Synopsis: A sound engineer’s work for an Italian horror studio becomes a terrifying case of life imitating art.
After a comedy (Tucker & Dale) and a bit of B-Movie schlock (Event Horizon) I decided that the third foray into the world of the cinematic weird and macabre for my Halloween countdown needed to be something a little more cerebral. Atmospheric. Unsettling as opposed to just gory and shocking. Sitting on my DVD shelf for too long a time was Berberian Sound Studio, a film that seemed to perfectly fit that mould.
Gaining a trough of awards and accolades upon it’s release, including Best Actor and Director at the British Independent Film Awards, Berberian Sound Studio is a hypnotic and sensory contorting journey through the mind of Gilderoy (Toby Jones), a mild mannered English Foley Artist drafted into produce sound effects on a low budge 1960’s Italian horror movie. Providing no explanation as to why they chose him to be there, with evidently no background in such sordid and gruesome material, Gilderoy is as lost as the audience as to the nature of the surreal and alien world he has found himself embroiled in.
Although made with UK film funding, it is for the most part an Italian language movie drenched in the aesthetics and machismo you would expect from a 1960’s Italian film production unit. It’s easy to imagine Fellini or Antonioni holed up for days or weeks, shrouded in cigarette smoke, perfecting the finishing touches on their masterpieces. Rather than a masterpiece though, Gilderoy finds himself chin deep in smashed watermelons, de-headed radishes and sizzling frying pans as he begrudgingly recreates the sounds of the torture he is forced to watch over and over again. Made from the start to feel like an outsider by the arrogant Producer (Cosimo Fusco) and misogynistic Director (Antonio Mancino) that hired him, Gilderon feels increasingly isolated and haunted by the screams and horrors he is forced to record. Toby Jones is his normal excellent self as Gilderoy, always looking 5 steps left of very uncomfortable, somewhere in the “get me out of here” range.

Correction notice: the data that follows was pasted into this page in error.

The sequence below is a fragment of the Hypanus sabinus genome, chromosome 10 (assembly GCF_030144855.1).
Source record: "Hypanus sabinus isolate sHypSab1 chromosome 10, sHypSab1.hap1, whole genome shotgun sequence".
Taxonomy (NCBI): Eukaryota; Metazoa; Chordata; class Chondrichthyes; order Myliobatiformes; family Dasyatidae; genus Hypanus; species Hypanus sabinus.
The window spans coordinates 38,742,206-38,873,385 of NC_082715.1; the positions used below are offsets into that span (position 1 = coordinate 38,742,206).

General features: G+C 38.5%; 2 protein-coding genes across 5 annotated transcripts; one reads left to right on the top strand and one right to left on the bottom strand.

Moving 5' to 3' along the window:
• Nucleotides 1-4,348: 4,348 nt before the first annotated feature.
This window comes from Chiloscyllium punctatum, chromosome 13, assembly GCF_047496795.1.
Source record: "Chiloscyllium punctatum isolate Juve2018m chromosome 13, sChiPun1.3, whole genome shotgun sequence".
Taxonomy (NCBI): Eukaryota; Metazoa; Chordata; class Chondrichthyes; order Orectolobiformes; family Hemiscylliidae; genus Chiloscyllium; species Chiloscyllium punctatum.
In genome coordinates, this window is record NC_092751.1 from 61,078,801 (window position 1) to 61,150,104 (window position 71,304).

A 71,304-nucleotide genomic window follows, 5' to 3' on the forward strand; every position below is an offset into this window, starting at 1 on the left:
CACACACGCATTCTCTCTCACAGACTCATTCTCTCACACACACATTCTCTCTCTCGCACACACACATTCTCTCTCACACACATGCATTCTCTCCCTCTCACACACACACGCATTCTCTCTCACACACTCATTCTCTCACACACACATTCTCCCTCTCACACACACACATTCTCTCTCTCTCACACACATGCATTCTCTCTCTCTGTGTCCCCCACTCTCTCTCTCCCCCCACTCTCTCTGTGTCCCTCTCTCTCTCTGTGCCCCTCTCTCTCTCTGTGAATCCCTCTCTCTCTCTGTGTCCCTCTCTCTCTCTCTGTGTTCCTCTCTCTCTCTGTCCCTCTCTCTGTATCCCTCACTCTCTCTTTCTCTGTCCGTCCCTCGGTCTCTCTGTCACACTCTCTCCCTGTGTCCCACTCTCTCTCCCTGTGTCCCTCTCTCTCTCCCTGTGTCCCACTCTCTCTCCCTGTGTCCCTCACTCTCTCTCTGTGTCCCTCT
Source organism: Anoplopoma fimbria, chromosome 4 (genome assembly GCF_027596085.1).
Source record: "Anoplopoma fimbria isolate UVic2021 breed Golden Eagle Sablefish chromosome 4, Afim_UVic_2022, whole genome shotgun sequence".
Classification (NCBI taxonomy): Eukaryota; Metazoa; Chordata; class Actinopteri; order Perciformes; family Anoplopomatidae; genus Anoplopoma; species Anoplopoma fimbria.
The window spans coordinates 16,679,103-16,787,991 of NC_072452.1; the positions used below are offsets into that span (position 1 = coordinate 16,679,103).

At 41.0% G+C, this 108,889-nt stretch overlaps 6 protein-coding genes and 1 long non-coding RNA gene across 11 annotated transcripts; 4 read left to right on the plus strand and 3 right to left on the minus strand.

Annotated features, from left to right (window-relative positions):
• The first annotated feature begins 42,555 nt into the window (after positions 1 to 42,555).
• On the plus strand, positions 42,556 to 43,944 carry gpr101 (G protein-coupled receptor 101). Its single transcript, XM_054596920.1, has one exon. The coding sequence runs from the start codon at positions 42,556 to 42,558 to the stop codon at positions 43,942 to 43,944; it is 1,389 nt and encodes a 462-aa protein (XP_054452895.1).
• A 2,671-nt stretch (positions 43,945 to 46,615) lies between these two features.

In Berberian Sound Studio, Peter Strickland, responsible for both writing and directing duties, has created a psychological trip that is equal parts Mulholland Drive, Blow Up and Italian New Wave. Rather than relying on anything visual to create it’s sense of horror, Strickland uses sound to startling effect, drawing you into the enhanced aural world that Gideon rattles around in. Everything is notched up to 11 to create a suffocating atmosphere; the click of a button, the spooling of a tape reel, the hiss of a microphone. By setting it almost entirely in windowless or darkened rooms you also lose any sense of reality. It is difficult to know how long Gideon has been there, being pummeled with gory religious iconography and watermelon residue. Similarly it never lets you settle on where the line between Gideon’s reality and his psychosis blur.
It is a film that I think will benefit from repeat viewings, and certainly it is a horror for fans of the weird rather than fans of the gory. Ultimately though it is a fascinating sensory journey through the mind of strange little Englishman caught in a World beyond his comfort zone.
Conclusion: Would sit very well in David Lynch’s back catalogue, somewhere between Lost Highway and Mulholland Drive.
Cast: Toby Jones, Cosimo Fusco, Fatma Mohammed, Tonia Sotiropoulou, Susanna Cappallero, Chiara D’Anna, Antonio Mancino